April 29, 1945

The Headquarters of General MacArthur announced today the entry of his troops in Baguio, after wiping out the Japanese defenses. It took the liberators four months at the cost of a great number of men and materials to scale the mountain, blow up machine gun nests, seal thousands of caves and exterminate their defenders, and take possession of this city. Like mountain cats, the remaining Japanese continue fighting in the eastern slopes and from the top of Mt. Sto. Tomas which overlook the zigzag. An important nucleus of resistance is the Cagayan Valley. The two Ilocos regions, La Union and part of the Mountain Province, have been liberated by guerilla forces.

Thousands of residents of this summer city had been infiltrating through Japanese defenses until they reached American lines, guided by Igorots who are as loyal as they were experts in avoiding Japanese attention, in climbing rocks and jumping over precipices. Many had died in the bombings of Baguio, others succumbed to the hardship of two months of wanderings in caves and mountains or a week on the road until they reached Tubao where they were picked up by American troops.

Recto, Alunan, Paredes, Sison and De las Alas, the ex-ministers of the short-lived Republic had been captured and detained. Manuel Roxas was liberated. Laurel, Osías and Aquino fled to Japan. We could not tell whether on their own volition or forced by Yamashita. Part of those liberated had been brought to Manila and many of them are quartered in the University of Santo Tomas. They had lost their homes in Baguio and their old houses in Manila had been destroyed.

The Army in Baguio did not commit the same systematic abuses and massacre as what was planned and executed in Manila, Laguna, Rizal, Batangas, Tayabas and in other provinces. Either they did not receive the order or they simply failed to implement it. Of course, it was easier for the victims to evade their henchmen and elude their herodian plans in the thicknesses and ruggedness of the mountains. However, at the last hour, the wriggling tail of the dying dragon killed numerous groups of unsuspecting persons, the incapacitated, the helpless who could not save themselves in time. Hundreds, or perhaps thousands of innocent lives were sacrificed.

A number of Japanese civilians and soldiers have passed over to the American lines. Among them are Mr. Yokoyama, the Japanese consul in Baguio; Mr. Okano, the head of the Religious Section of the Army and a good Catholic who had given not a few favors to the American prisoners and to the members of religious congregations; Mr. Matsuda, a professor of Nippongo, and somebody else whose surrender or capture we are not sure about.

August 5, 1943

In big headlines, the press reported the capture of Col. Hugh Straughn who was allegedly the guerrilla commander in Central Luzon and to whom was partly attributed the rampant lawlessness in Zambales and Tayabas. The captive read on radio some very humiliating statements about his actuations and miserable life in the mountains, appealing to his followers to turn to the fold of Japanese magnanimity. According to the news, seventy terrorists fell into the hands of the military police among whom were those who made an attempt on the life of Commissioner Laurel.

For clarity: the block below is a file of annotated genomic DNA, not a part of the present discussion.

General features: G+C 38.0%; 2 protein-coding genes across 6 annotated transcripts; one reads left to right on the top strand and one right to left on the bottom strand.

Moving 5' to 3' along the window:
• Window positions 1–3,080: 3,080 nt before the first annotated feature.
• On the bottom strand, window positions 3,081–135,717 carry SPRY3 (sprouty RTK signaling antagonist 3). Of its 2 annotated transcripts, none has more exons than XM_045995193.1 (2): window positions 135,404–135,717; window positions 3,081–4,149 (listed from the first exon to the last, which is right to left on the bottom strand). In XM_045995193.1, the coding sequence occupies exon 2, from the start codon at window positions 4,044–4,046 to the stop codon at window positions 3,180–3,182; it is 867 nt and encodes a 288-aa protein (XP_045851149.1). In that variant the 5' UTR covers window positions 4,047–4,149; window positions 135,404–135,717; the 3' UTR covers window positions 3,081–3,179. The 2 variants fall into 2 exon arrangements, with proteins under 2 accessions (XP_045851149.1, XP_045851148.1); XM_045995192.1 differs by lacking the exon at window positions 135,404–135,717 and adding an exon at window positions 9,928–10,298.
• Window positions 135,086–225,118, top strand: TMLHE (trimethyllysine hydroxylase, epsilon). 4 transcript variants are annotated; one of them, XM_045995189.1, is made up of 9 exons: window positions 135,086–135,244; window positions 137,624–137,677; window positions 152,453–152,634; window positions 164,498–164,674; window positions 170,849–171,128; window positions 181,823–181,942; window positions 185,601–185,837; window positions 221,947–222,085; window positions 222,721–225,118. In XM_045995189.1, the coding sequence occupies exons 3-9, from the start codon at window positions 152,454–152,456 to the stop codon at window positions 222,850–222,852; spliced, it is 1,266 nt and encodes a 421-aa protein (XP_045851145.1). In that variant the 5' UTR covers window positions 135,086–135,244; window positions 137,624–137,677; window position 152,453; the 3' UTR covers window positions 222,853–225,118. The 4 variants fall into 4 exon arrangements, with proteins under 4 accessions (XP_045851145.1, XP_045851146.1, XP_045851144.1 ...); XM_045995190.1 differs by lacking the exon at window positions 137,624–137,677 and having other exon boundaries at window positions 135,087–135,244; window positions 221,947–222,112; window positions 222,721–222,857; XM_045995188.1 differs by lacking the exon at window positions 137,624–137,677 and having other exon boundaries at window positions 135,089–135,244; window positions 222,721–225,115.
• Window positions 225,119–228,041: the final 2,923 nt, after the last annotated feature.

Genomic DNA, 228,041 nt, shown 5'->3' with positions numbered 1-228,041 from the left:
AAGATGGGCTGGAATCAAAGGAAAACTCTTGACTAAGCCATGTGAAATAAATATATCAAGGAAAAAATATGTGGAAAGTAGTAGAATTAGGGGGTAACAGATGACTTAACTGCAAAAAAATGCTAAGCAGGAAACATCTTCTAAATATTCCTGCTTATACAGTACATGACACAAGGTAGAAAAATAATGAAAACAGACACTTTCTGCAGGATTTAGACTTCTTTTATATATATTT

However, both the guerrillas and the gangsters—the police classifies them under the same category—are roaming about unarrested in Laguna, Tayabas and Rizal. In Manila, the police has cordoned a block of houses in Raon St. and arrested several hundreds of persons. A number of them, with USAFFE cards, have fallen into the hands of the police.

It isn’t seldom that streetcars are stopped, the passengers ordered to get down and searched. In other cases, the police post themselves in strategic places, accosting and searching pedestrians and passers-by.

Commuters from the Visayas report that the situation there is getting worse. The Japanese dominate only six or seven towns in Panay. Hence, the guerrillas encamped in the rest of the province remain unmolested. Hardly was there a town which was not destroyed, and a church or a school which was not left standing.

The granting of Burmese independence is alluded to by pro-Japanese opinion makers as an indication of an early Philippine emancipation. But the more the pro-Japanese propaganda is intensified, the greater the distrust in Philippine Independence and the more active the guerrilla movements become.

The Filipinos have many speculations regarding Japan’s motives for wanting to grant them a speedy independence. They suspect that the whole business is not a matter of altruism but of expediency and self-interest. The hurried concession could be attributed to the imminent danger of an American attack on Japan in this part of the Pacific front much earlier than Japan had calculated. The Filipino suppose that one of the purposes of this concession is to make the Philippines declare war against the United States both by reason of her independence and because of the American bombings on Philippine soil. They know Japan enough to infer that Japan is intending to utilize American attacks on an independent nation as a propaganda against American imperialism.